When I was 16 years old my father gave me the complete set, which at that time was 9 volumes, of Will and Ariel Durant’s The Story of Civilization. I was both thrilled with and overwhelmed by the gift. I love history, as did my Dad, but 9 volumes (soon to be 10, and then eventually 11) with fine print just overwhelmed me. Although I’ve used them like an encyclopedia, looking up information needed, in all this time I’ve never read them cover to cover, although they have traveled with me through every move and have survived every purge of books in my lifetime, thus far.

You will understand, then, when I tell you why I am extremely proud of my son. In the last few years, our son, Dan, has had a long commute to work. He has made that time spent in the car both productive and bearable by listening to audiobooks. He has just completed a huge project listening to the complete unabridged set of the 11 volumes of The Story of Civilization!  If I added correctly, that’s over 424 hours of listening time! But it’s more than that because along the way on his historical journey, he took many “side roads” and listened to much of the classic literature of the time period he was immersed in.

We have had the most wonderful and fascinating long talks with him about the different historical time periods, about the amazing people involved, about human nature and culture, and about the writing of this epic life’s work by Will Durant and his wife, Ariel. What an amazing education Dan is giving himself over the miles! I know my college professor Dad would have been incredibly proud of him, too, and they would have had amazing discussions about all that Dan has learned. The pleasure of learning is certainly a powerful gene in our family, and I’m so very proud of the self-education Dan is giving himself through his reading.

“Perhaps the cause of our contemporary pessimism is our tendency to view history as a turbulent stream of conflicts – between individuals in economic life, between groups in politics, between creeds in religion, between states in war. This is the more dramatic side of history; it captures the eye of the historian and the interest of the reader. But if we turn from that Mississippi of strife, hot with hate and dark with blood, to look upon the banks of the stream, we find quieter but more inspiring scenes: women rearing children, men building homes, peasants drawing food from the soil, artisans making the conveniences of life, statesmen sometimes organizing peace instead of war, teachers forming savages into citizens, musicians taming our hearts with harmony and rhythm, scientists patiently accumulating knowledge, philosophers groping for truth, saints suggesting the wisdom of love. History has been too often a picture of the bloody stream. The history of civilization is a record of what happened on the banks.”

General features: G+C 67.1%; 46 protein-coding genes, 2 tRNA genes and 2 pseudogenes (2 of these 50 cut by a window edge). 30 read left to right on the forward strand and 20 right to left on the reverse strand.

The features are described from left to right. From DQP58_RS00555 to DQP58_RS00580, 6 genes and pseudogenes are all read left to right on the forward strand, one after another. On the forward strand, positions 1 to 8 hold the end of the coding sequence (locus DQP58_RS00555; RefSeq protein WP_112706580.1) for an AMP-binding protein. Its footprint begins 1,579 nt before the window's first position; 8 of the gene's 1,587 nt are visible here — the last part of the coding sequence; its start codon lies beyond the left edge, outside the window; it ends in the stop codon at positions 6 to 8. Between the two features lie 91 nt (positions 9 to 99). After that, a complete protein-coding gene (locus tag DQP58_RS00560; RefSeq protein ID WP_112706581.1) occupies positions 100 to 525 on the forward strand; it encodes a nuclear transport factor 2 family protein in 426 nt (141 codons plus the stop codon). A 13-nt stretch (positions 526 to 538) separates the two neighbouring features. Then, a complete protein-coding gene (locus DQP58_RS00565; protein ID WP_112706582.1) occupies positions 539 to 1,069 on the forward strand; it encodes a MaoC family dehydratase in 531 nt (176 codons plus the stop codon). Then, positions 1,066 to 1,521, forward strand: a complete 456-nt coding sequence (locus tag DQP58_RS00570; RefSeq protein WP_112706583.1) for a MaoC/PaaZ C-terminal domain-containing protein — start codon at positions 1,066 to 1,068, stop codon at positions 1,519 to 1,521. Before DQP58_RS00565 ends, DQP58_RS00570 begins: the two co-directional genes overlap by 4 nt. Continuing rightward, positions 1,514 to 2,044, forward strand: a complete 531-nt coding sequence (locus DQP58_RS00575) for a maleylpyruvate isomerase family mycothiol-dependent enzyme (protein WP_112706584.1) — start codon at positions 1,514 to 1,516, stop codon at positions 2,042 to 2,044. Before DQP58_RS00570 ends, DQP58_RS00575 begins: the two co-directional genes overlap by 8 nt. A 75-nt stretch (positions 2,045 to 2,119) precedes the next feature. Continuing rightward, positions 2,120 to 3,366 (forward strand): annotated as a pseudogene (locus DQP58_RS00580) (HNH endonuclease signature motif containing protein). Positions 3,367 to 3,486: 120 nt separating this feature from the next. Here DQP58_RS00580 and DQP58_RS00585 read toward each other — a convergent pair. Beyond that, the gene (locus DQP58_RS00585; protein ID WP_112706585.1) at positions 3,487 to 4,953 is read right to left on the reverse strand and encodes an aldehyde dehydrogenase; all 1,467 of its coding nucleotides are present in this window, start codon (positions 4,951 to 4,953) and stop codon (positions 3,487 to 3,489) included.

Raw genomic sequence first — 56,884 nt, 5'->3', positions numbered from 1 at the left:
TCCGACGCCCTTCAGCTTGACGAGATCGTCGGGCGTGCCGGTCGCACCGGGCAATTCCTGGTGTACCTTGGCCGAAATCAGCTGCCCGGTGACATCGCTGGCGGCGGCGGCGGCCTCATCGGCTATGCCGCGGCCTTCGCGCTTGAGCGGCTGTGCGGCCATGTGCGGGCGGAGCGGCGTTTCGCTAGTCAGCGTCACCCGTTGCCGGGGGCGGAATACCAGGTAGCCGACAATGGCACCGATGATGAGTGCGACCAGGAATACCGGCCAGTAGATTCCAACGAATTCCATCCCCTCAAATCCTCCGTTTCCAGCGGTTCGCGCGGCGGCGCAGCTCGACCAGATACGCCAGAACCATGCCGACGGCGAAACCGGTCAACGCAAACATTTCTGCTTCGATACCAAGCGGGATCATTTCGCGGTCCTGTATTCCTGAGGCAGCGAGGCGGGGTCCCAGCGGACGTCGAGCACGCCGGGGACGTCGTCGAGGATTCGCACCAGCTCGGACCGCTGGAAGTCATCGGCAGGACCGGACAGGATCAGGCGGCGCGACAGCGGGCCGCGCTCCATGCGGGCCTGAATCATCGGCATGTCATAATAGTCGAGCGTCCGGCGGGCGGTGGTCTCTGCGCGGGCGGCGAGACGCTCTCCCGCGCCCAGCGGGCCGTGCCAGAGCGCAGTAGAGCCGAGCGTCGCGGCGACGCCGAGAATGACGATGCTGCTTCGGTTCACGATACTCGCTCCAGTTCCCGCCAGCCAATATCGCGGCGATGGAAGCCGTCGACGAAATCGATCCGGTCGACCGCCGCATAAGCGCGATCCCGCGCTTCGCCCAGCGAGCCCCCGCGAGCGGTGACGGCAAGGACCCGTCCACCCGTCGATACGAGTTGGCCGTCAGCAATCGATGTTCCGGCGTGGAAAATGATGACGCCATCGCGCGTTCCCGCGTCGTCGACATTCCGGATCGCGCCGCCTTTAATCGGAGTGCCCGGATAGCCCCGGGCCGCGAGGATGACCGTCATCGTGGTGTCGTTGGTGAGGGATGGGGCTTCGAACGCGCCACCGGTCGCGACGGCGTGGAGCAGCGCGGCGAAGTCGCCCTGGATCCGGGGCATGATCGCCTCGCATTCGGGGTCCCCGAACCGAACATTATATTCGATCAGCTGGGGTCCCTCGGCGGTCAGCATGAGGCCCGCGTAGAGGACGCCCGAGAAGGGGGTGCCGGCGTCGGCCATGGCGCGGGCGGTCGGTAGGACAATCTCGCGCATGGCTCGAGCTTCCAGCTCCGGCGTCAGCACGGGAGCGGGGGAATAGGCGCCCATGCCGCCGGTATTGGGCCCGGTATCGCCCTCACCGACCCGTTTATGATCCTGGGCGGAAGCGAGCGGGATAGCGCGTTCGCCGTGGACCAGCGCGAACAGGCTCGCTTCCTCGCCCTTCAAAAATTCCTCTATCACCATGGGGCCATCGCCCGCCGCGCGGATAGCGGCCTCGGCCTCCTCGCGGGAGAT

— Will Durant

Our son, Dan, reading to his son…

The Classics Club

Reading the classics has always been a joy for me. So I am very happy to finally become a member of The Classics Club!

My list is a mix of novels, short stories, and poetry, a combination of adult and children’s literature. Many of these books are already on my bookshelves or on my Kindle. I will also add to or change this list occasionally as I find other classics I’d really like to read for this challenge. My goal for completing my reading of 50 books is March 2022!  That sounds so far away, but I know that five years goes by in a flash. What pleasurable reading years they will be!

Progress = 45/50

Red = Link to my review
Blue = Read but not reviewed yet

  1. Death Comes For the Archbishop, Willa Cather
  2. The Railway Children, Edith Nesbitt